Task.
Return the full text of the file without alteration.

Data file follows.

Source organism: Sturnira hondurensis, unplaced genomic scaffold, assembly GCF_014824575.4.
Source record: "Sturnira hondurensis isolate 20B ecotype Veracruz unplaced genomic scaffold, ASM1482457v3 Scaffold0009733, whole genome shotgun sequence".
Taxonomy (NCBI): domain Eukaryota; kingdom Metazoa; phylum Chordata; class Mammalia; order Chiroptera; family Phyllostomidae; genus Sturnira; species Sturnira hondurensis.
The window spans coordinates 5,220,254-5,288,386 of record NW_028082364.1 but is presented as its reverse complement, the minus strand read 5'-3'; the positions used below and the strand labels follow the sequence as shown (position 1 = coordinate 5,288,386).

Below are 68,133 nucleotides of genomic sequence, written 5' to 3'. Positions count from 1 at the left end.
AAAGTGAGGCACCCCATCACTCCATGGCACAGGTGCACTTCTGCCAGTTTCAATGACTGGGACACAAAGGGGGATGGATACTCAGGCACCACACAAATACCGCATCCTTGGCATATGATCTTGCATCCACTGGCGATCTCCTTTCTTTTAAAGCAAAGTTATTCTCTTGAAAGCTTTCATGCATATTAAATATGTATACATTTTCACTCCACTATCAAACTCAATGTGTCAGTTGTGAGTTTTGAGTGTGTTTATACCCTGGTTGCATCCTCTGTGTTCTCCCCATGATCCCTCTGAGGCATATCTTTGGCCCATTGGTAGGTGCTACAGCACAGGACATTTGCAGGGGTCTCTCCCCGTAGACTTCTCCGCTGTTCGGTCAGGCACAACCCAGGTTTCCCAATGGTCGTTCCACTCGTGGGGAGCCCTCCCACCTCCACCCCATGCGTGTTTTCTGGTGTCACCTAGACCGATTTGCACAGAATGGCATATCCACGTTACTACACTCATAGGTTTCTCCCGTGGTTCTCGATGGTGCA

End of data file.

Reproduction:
Source organism: Sturnira hondurensis, unplaced genomic scaffold, assembly GCF_014824575.4.
Source record: "Sturnira hondurensis isolate 20B ecotype Veracruz unplaced genomic scaffold, ASM1482457v3 Scaffold0009733, whole genome shotgun sequence".
Taxonomy (NCBI): domain Eukaryota; kingdom Metazoa; phylum Chordata; class Mammalia; order Chiroptera; family Phyllostomidae; genus Sturnira; species Sturnira hondurensis.
The window spans coordinates 5,220,254-5,288,386 of record NW_028082364.1 but is presented as its reverse complement, the minus strand read 5'-3'; the positions used below and the strand labels follow the sequence as shown (position 1 = coordinate 5,288,386).

Below are 68,133 nucleotides of genomic sequence, written 5' to 3'. Positions count from 1 at the left end.
AAAGTGAGGCACCCCATCACTCCATGGCACAGGTGCACTTCTGCCAGTTTCAATGACTGGGACACAAAGGGGGATGGATACTCAGGCACCACACAAATACCGCATCCTTGGCATATGATCTTGCATCCACTGGCGATCTCCTTTCTTTTAAAGCAAAGTTATTCTCTTGAAAGCTTTCATGCATATTAAATATGTATACATTTTCACTCCACTATCAAACTCAATGTGTCAGTTGTGAGTTTTGAGTGTGTTTATACCCTGGTTGCATCCTCTGTGTTCTCCCCATGATCCCTCTGAGGCATATCTTTGGCCCATTGGTAGGTGCTACAGCACAGGACATTTGCAGGGGTCTCTCCCCGTAGACTTCTCCGCTGTTCGGTCAGGCACAACCCAGGTTTCCCAATGGTCGTTCCACTCGTGGGGAGCCCTCCCACCTCCACCCCATGCGTGTTTTCTGGTGTCACCTAGACCGATTTGCACAGAATGGCATATCCACGTTACTACACTCATAGGTTTCTCCCGTGGTTCTCGATGGTGCA